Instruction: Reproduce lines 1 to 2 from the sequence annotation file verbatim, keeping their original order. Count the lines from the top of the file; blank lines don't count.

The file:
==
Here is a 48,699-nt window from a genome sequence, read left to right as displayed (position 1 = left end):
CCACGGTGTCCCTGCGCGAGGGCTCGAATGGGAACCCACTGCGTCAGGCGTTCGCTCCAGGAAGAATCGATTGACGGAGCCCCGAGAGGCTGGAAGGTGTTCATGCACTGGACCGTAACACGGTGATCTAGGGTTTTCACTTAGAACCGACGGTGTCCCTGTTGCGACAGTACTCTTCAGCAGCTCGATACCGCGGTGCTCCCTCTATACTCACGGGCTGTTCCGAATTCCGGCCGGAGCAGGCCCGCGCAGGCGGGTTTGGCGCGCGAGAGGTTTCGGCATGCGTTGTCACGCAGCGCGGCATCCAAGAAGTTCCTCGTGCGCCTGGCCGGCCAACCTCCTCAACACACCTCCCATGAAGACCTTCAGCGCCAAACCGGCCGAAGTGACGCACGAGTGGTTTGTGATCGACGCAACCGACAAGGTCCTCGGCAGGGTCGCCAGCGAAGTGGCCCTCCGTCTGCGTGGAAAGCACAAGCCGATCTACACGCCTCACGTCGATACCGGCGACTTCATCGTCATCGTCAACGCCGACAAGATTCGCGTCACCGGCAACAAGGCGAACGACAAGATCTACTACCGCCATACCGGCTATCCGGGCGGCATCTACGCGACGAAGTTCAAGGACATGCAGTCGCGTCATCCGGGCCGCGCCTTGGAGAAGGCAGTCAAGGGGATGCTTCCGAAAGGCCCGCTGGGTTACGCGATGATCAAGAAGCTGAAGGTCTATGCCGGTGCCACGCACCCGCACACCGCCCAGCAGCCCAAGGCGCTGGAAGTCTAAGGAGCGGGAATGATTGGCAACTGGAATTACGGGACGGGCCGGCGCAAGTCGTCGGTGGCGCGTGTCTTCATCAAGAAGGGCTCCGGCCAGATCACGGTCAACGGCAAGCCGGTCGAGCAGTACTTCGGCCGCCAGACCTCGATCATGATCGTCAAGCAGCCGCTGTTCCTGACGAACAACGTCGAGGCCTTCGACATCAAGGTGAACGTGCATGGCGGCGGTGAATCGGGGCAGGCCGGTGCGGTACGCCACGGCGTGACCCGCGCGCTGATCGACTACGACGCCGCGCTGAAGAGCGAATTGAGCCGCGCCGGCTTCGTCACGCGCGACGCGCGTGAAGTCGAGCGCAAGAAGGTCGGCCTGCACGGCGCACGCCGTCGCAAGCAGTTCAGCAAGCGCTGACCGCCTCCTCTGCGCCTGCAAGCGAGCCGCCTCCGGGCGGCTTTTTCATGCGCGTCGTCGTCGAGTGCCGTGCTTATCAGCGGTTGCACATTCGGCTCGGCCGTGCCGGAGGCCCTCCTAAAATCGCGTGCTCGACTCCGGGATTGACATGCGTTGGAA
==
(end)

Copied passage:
Here is a 48,699-nt window from a genome sequence, read left to right as displayed (position 1 = left end):
CCACGGTGTCCCTGCGCGAGGGCTCGAATGGGAACCCACTGCGTCAGGCGTTCGCTCCAGGAAGAATCGATTGACGGAGCCCCGAGAGGCTGGAAGGTGTTCATGCACTGGACCGTAACACGGTGATCTAGGGTTTTCACTTAGAACCGACGGTGTCCCTGTTGCGACAGTACTCTTCAGCAGCTCGATACCGCGGTGCTCCCTCTATACTCACGGGCTGTTCCGAATTCCGGCCGGAGCAGGCCCGCGCAGGCGGGTTTGGCGCGCGAGAGGTTTCGGCATGCGTTGTCACGCAGCGCGGCATCCAAGAAGTTCCTCGTGCGCCTGGCCGGCCAACCTCCTCAACACACCTCCCATGAAGACCTTCAGCGCCAAACCGGCCGAAGTGACGCACGAGTGGTTTGTGATCGACGCAACCGACAAGGTCCTCGGCAGGGTCGCCAGCGAAGTGGCCCTCCGTCTGCGTGGAAAGCACAAGCCGATCTACACGCCTCACGTCGATACCGGCGACTTCATCGTCATCGTCAACGCCGACAAGATTCGCGTCACCGGCAACAAGGCGAACGACAAGATCTACTACCGCCATACCGGCTATCCGGGCGGCATCTACGCGACGAAGTTCAAGGACATGCAGTCGCGTCATCCGGGCCGCGCCTTGGAGAAGGCAGTCAAGGGGATGCTTCCGAAAGGCCCGCTGGGTTACGCGATGATCAAGAAGCTGAAGGTCTATGCCGGTGCCACGCACCCGCACACCGCCCAGCAGCCCAAGGCGCTGGAAGTCTAAGGAGCGGGAATGATTGGCAACTGGAATTACGGGACGGGCCGGCGCAAGTCGTCGGTGGCGCGTGTCTTCATCAAGAAGGGCTCCGGCCAGATCACGGTCAACGGCAAGCCGGTCGAGCAGTACTTCGGCCGCCAGACCTCGATCATGATCGTCAAGCAGCCGCTGTTCCTGACGAACAACGTCGAGGCCTTCGACATCAAGGTGAACGTGCATGGCGGCGGTGAATCGGGGCAGGCCGGTGCGGTACGCCACGGCGTGACCCGCGCGCTGATCGACTACGACGCCGCGCTGAAGAGCGAATTGAGCCGCGCCGGCTTCGTCACGCGCGACGCGCGTGAAGTCGAGCGCAAGAAGGTCGGCCTGCACGGCGCACGCCGTCGCAAGCAGTTCAGCAAGCGCTGACCGCCTCCTCTGCGCCTGCAAGCGAGCCGCCTCCGGGCGGCTTTTTCATGCGCGTCGTCGTCGAGTGCCGTGCTTATCAGCGGTTGCACATTCGGCTCGGCCGTGCCGGAGGCCCTCCTAAAATCGCGTGCTCGACTCCGGGATTGACATGCGTTGGAA